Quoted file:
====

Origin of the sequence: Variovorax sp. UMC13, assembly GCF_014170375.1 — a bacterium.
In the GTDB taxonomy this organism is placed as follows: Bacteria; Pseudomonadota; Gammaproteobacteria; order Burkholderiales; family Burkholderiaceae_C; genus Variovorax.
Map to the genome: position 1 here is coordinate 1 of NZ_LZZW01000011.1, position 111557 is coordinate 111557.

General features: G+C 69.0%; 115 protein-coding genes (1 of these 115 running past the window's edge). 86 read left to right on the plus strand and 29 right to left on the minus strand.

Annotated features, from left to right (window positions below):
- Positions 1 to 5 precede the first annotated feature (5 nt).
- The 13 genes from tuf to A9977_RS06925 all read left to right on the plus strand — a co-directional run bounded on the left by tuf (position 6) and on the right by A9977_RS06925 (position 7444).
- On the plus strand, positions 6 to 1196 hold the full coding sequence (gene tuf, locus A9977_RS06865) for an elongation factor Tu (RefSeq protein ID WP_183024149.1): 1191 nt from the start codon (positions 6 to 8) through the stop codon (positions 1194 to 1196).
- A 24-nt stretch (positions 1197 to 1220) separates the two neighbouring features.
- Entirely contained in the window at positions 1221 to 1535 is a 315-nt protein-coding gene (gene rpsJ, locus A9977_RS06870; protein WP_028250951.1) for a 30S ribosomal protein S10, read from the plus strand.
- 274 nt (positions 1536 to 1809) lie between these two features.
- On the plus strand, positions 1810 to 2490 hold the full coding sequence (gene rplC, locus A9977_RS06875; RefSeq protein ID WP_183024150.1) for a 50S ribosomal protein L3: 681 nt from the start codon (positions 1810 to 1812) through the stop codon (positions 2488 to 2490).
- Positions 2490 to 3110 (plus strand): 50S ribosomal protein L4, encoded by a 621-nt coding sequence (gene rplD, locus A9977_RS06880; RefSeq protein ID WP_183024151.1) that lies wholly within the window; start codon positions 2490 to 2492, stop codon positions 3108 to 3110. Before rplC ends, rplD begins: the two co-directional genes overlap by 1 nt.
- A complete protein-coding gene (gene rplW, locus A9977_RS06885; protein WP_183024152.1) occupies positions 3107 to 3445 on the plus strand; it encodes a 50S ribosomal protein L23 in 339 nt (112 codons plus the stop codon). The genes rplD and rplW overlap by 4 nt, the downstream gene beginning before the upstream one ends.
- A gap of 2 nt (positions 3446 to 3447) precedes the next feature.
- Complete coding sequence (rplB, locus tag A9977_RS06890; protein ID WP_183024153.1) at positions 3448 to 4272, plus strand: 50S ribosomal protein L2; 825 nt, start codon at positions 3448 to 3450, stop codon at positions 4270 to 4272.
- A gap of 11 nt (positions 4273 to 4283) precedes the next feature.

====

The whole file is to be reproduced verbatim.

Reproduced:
Origin of the sequence: Variovorax sp. UMC13, assembly GCF_014170375.1 — a bacterium.
In the GTDB taxonomy this organism is placed as follows: Bacteria; Pseudomonadota; Gammaproteobacteria; order Burkholderiales; family Burkholderiaceae_C; genus Variovorax.
Map to the genome: position 1 here is coordinate 1 of NZ_LZZW01000011.1, position 111557 is coordinate 111557.

General features: G+C 69.0%; 115 protein-coding genes (1 of these 115 running past the window's edge). 86 read left to right on the plus strand and 29 right to left on the minus strand.

Annotated features, from left to right (window positions below):
- Positions 1 to 5 precede the first annotated feature (5 nt).
- The 13 genes from tuf to A9977_RS06925 all read left to right on the plus strand — a co-directional run bounded on the left by tuf (position 6) and on the right by A9977_RS06925 (position 7444).
- On the plus strand, positions 6 to 1196 hold the full coding sequence (gene tuf, locus A9977_RS06865) for an elongation factor Tu (RefSeq protein ID WP_183024149.1): 1191 nt from the start codon (positions 6 to 8) through the stop codon (positions 1194 to 1196).
- A 24-nt stretch (positions 1197 to 1220) separates the two neighbouring features.
- Entirely contained in the window at positions 1221 to 1535 is a 315-nt protein-coding gene (gene rpsJ, locus A9977_RS06870; protein WP_028250951.1) for a 30S ribosomal protein S10, read from the plus strand.
- 274 nt (positions 1536 to 1809) lie between these two features.
- On the plus strand, positions 1810 to 2490 hold the full coding sequence (gene rplC, locus A9977_RS06875; RefSeq protein ID WP_183024150.1) for a 50S ribosomal protein L3: 681 nt from the start codon (positions 1810 to 1812) through the stop codon (positions 2488 to 2490).
- Positions 2490 to 3110 (plus strand): 50S ribosomal protein L4, encoded by a 621-nt coding sequence (gene rplD, locus A9977_RS06880; RefSeq protein ID WP_183024151.1) that lies wholly within the window; start codon positions 2490 to 2492, stop codon positions 3108 to 3110. Before rplC ends, rplD begins: the two co-directional genes overlap by 1 nt.
- A complete protein-coding gene (gene rplW, locus A9977_RS06885; protein WP_183024152.1) occupies positions 3107 to 3445 on the plus strand; it encodes a 50S ribosomal protein L23 in 339 nt (112 codons plus the stop codon). The genes rplD and rplW overlap by 4 nt, the downstream gene beginning before the upstream one ends.
- A gap of 2 nt (positions 3446 to 3447) precedes the next feature.
- Complete coding sequence (rplB, locus tag A9977_RS06890; protein ID WP_183024153.1) at positions 3448 to 4272, plus strand: 50S ribosomal protein L2; 825 nt, start codon at positions 3448 to 3450, stop codon at positions 4270 to 4272.
- A gap of 11 nt (positions 4273 to 4283) precedes the next feature.